1957: 36 baby girls named Hildy [peak popularity]
1956: 24 baby girls named Hildy
1955: 15 baby girls named Hildy
1954: 9 baby girls named Hildy
What caused all this heightened interest in the name Hildy?
A little girl named Hildy who was at the center of “the most controversial and mass-mediated adoption struggle of the 1950s.”
She was born in Boston on February 23, 1951, to a 21-year-old unmarried Roman Catholic woman named Marjorie McCoy — a nursing student who’d had a romance with an intern at the Children’s Hospital.
Before the birth, Marjorie had arranged (through her family physician) for the baby to be privately adopted. So, in early March, when she was ten days old, the baby was taken home by Melvin and Frances Ellis, a “childless Jewish couple from nearby Brookline” who had paid Marjorie’s medical bills as part of a prenatal adoption agreement.
The Ellises named their new baby Hildy Carol Ellis.
Six weeks later, Marjorie learned that the Ellises were Jewish.
She didn’t want the baby back, but she also didn’t want the baby placed with a non-Catholic family. So she asked the couple to hand the child over to the Catholic Charitable Bureau. When the Ellises refused, Marjorie filed suit.
The legal battle lasted for four years, with Massachusetts courts continually siding with Marjorie (because state adoption law at the time required that, “where practicable, a child be placed with foster parents of the same religious faith as the mother”). On February 14, 1955, the highest court in the commonwealth handed down the final ruling — in Marjorie’s favor, yet again.
Now out of appeals, the Ellises promised to raise Hildy as a Catholic. The court rejected their plea and ordered them to surrender the child by June 30th.
The Ellises, unwilling to surrender Hildy, fled from Massachusetts in April. When that happened, “Hildy’s custody battle quickly became national news, captivating a large audience.”
The fugitive family “lived secretly in no less than six places” while on the run. The media was still able to keep tabs on them, though. For instance, in January of 1956, a recent photo of Hildy ran in newspapers nationwide (but her location was not disclosed).
The Ellises eventually settled in Miami, Florida — this is where Massachusetts discovered them in March of 1957. The state requested that Melvin Ellis be extradited immediately in order to face kidnapping charges.
In May, Florida governor LeRoy Collins eloquently denied the request. He said, in part:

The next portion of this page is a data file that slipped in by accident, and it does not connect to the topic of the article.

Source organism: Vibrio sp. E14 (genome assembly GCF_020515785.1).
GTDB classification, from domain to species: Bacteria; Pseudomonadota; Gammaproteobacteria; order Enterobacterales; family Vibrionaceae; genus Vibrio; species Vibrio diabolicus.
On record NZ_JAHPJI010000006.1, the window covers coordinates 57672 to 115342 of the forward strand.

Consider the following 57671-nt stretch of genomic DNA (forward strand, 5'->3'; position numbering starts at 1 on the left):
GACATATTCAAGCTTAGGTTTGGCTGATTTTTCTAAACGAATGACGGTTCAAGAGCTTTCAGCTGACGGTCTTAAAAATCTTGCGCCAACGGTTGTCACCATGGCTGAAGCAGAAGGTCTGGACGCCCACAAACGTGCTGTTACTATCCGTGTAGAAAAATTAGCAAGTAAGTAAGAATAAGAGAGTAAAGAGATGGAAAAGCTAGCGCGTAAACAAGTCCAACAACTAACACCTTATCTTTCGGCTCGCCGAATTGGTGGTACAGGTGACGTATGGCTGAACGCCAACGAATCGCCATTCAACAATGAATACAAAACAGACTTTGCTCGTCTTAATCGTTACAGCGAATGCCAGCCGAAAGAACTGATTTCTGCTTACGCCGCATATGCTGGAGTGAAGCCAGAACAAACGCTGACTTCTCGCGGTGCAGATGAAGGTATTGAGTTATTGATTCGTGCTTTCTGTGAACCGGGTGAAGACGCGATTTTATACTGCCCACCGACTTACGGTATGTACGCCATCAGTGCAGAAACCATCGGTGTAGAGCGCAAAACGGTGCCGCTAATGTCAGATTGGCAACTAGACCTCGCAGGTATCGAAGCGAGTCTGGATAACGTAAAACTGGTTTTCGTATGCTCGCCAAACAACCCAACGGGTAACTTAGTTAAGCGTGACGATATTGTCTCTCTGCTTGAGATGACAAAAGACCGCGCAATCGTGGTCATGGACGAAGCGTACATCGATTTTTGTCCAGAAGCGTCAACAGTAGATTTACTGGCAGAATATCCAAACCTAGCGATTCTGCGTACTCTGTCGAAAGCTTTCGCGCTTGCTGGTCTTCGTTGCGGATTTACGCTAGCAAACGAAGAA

It is clear to me that the criminal proceedings against Mr. and Mrs. Ellis are synthetic. No crime of kidnapping in a proper sense is involved.
It has been argued that the natural mother has the right to have Hildy reared in the environment of her own faith. This is a right I respect, but it must yield to more fundamental rights. The great and good God of all of us, regardless of faith, grants to every child to be born first the right to be wanted, and secondly the right to be loved. Hildy’s mother has denied both of these rights to her.
It was the Ellises in truth and in fact who have been the persons through whom God has assured to Hildy these first two rights as one of His children. It was the Ellises who wanted Hildy to be born. It was they who anxiously awaited her birth with tender emotions of excitement, anticipating fulfillment of the joys and obligations of parenthood. It was the Ellises also who have given of themselves to Hildy, as only parents can understand, thereby fulfilling Hildy’s right to be loved.
With no feeling against the natural mother, except that of pity and compassion; with no antagonism toward our great sister State of Massachusetts; I further deny this application based upon the equities involved.
In July, a Dade County judge formally approved the adoption under Florida law.
“The child shall be hereafter known as Hildy Ellis,” the judge decreed.
“Center of Custody Battle.” Des Moines Register 28 Jan. 1956: 1.
The interesting name Tammis was a one-hit wonder in the baby name data right in the middle of the 1950s:
1955: 6 baby girls named Tammis [debut]
What was the inspiration?
A mid-century textile artist, fascinatingly.
Her name was Tammis Keefe, and she was best known for the whimsical, colorful artwork she created for handkerchiefs, scarves, dish towels, and similar items.
During the ’50s her products were sold in department stores, advertised in newspapers, and sometimes even spotlighted in museum exhibits.
Her inventive designs included things as varied as circus poodles, zodiac signs, cowboys, cigar store Indians, fortune teller cards, antique automobiles, airships, piggy banks, mermaids, crocodiles (above), kangaroos, and weather vanes. They also featured her signature:
Tammis Keefe was born Margaret Thomas Keefe in 1913. According to one newspaper article, she said her name was Gaelic for Thomas. (I haven’t found any proof of this yet, though “Tammis” seems pretty close to the Scottish form of Thomas, “Tamhas.”) Sadly, she died in 1960 at the age of 46.
What are your thoughts on the baby name Tammis?
Roe, Dorothy. “Good Design Booms In America Today.” Paris News [Paris, Texas] 27 Oct. 1957: 15.